In Business 3x3, a business retailer or executive will share their experience with three things they’ve done right, three things they’ve done wrong, and what else they’ve learned along the way.

Jami Jones had a varied work background, but one true love.

Jones worked at big-box retail, as waitstaff ("Hasn’t everybody?," she asks), at a newspaper, in a psychiatrist’s office, and even dealt blackjack at a tribal casino.  But her mind kept drifting back to the other job she held in her younger days: working at a comic store.

"I absolutely loved it.  It was my favorite job," she says.

Then a fateful call from a friend led to opportunity, one she tried to talk everyone out of.  After some back and forth, Jones "fell backward" into owning a comic store along with two friends, Chris Brennaman and Brandon Mealor.

The store, Infinite Realities in Tucker, GA, in metro Atlanta, opened its doors on December 1, 2018, and has seen almost half its existence eaten up by a global pandemic.  But it’s still found a way to thrive, and has taught Jones a lot...

"When we built the store, we built it on an indy bookstore model," Jones says.  "But we can’t let our tastes be the only flavor.  I feel what happens with a lot of stores is that people order to their own egos and their own taste.  But you’ve got to be able to take step back and say, ‘I may not like this book, but hey—I like the money.’"

Infinite Realities gives the people what they want, but still leans in around the edges.

"Don’t get me wrong, there are books we will stock more heavily because we do believe in it, or maybe there’s a local creator involved," Jones says.  "And I think we’ve done well at that, keeping in mind when we do ordering… it’s not about us. It’s about what our customers tell us.  We order what the customers want; not what we want."

Jones knows competition is tough, but there’s more to compete on other than just price and convenience.

"You can get books anywhere.  You can get comic books anywhere," she says.  "I can order 1,600 different comic books and get them delivered to my house within three days.  So we have to offer an experience; a community."

Right from the jump, Infinite Realities was event-heavy.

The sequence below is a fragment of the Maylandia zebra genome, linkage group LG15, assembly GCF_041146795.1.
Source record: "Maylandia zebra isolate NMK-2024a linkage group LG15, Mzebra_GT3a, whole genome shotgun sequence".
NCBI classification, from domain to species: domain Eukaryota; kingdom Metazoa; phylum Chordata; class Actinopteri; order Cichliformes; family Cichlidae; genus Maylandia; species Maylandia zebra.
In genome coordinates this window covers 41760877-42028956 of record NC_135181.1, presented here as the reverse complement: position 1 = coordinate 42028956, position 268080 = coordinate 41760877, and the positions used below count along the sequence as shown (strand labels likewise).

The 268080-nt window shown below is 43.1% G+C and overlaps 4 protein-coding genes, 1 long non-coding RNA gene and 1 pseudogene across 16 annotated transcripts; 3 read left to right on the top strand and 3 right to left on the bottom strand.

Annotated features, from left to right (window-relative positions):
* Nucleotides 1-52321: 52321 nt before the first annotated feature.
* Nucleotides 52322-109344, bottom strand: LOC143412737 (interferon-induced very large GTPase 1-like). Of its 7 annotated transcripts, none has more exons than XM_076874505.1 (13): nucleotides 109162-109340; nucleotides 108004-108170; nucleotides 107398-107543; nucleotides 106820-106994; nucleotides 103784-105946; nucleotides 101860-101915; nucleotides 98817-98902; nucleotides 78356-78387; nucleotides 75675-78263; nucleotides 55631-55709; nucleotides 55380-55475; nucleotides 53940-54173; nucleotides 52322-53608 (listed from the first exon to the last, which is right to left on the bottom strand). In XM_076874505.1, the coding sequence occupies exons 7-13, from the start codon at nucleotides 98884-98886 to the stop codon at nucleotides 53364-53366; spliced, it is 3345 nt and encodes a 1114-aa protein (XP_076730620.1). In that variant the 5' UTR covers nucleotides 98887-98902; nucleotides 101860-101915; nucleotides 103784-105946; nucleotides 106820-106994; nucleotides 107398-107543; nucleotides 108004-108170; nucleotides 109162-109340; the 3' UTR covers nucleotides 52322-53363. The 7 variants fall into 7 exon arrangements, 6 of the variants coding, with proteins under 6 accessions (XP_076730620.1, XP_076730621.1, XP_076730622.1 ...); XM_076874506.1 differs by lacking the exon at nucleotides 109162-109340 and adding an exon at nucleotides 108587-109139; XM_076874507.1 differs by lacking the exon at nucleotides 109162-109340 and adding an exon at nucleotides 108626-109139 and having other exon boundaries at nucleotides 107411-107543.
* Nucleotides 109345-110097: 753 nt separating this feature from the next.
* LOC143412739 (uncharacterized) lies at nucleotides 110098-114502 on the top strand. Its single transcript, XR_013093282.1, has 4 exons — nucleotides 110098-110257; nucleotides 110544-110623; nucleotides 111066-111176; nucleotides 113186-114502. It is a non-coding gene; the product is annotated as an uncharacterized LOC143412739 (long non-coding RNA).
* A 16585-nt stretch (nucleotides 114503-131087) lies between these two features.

"We have (had, and will again) artist meet-ups. We have workshops, we have D&D, and within that, DMing workshops and kids D&D nights.  Everything.  Artist signings and pop-up shops.  Thursday night Pokémon, which was almost all kids 12 and under and was so cute!  We support the community."

And the good thing about community… it can grow on its own as well.

"The parents, the moms, they started a coffee meetup when they brought their kids in for Pokémon night," Jones says.  "And then a crafting group! Now they all know each other, and they’ve all become friends, and honestly seeing that has probably made me the happiest in this.  Making connections for people is the best."

Cultivating a community also paid dividends when times got tough.

"Investing in that community saved us during COVID," Jones says.  "We had people calling in to buy T-shirts, coffee mugs, books for friends, board games, anything, just to help us.  And it brought me to tears, many, many times."

Community’s great!  But you still have to draw the line.

"Our friends come and visit us all the time, and we make friends with our customers," Jones says.  "Our customers got me wedding gifts when I got married. They’re like family, right?  End of the day, though, I gotta close this shop up and you gotta go home.  This is still a business, and I still have to charge you."

Community being a two-way street… Jones says her customers get it.

"You can’t put off other customers or abruptly leave them when another customer comes in, and I think we’ve done well by keeping that in mind," she says.  "I think our customers understand that, too.  A customer gets that when a new face comes in and I do have to leave them eventually and greet the new face…I’m doing my job.  That’s part of the business."

Caution can be good, but Jones wishes she could get a do-over on opening day at the store.

"I’ve seen stores go under, I’ve seen things go wrong, so when we started, our philosophy was to keep things as slim as possible, while still keeping it awesome," she says.

Jones erred on the slim side, and awesome is what came knocking at the door.

"Our grand opening was amazing, sales were through the roof, people came in from all over, and it was the happiest day, but… if we had more, we could have sold more," she says.  "That, I wish we would have gone harder on.  We have now expanded the store, expanded our depth of product, fleshed it out.  But that was a learning experience.  I wish I would have taken the time to over-fill the store."

In 2021, we have face-to-face, phone calls, text messages, email, Slack, Zoom, and hell, you can leave a message on a Post-It Note.  Sorting the signal from noise can prove vexing.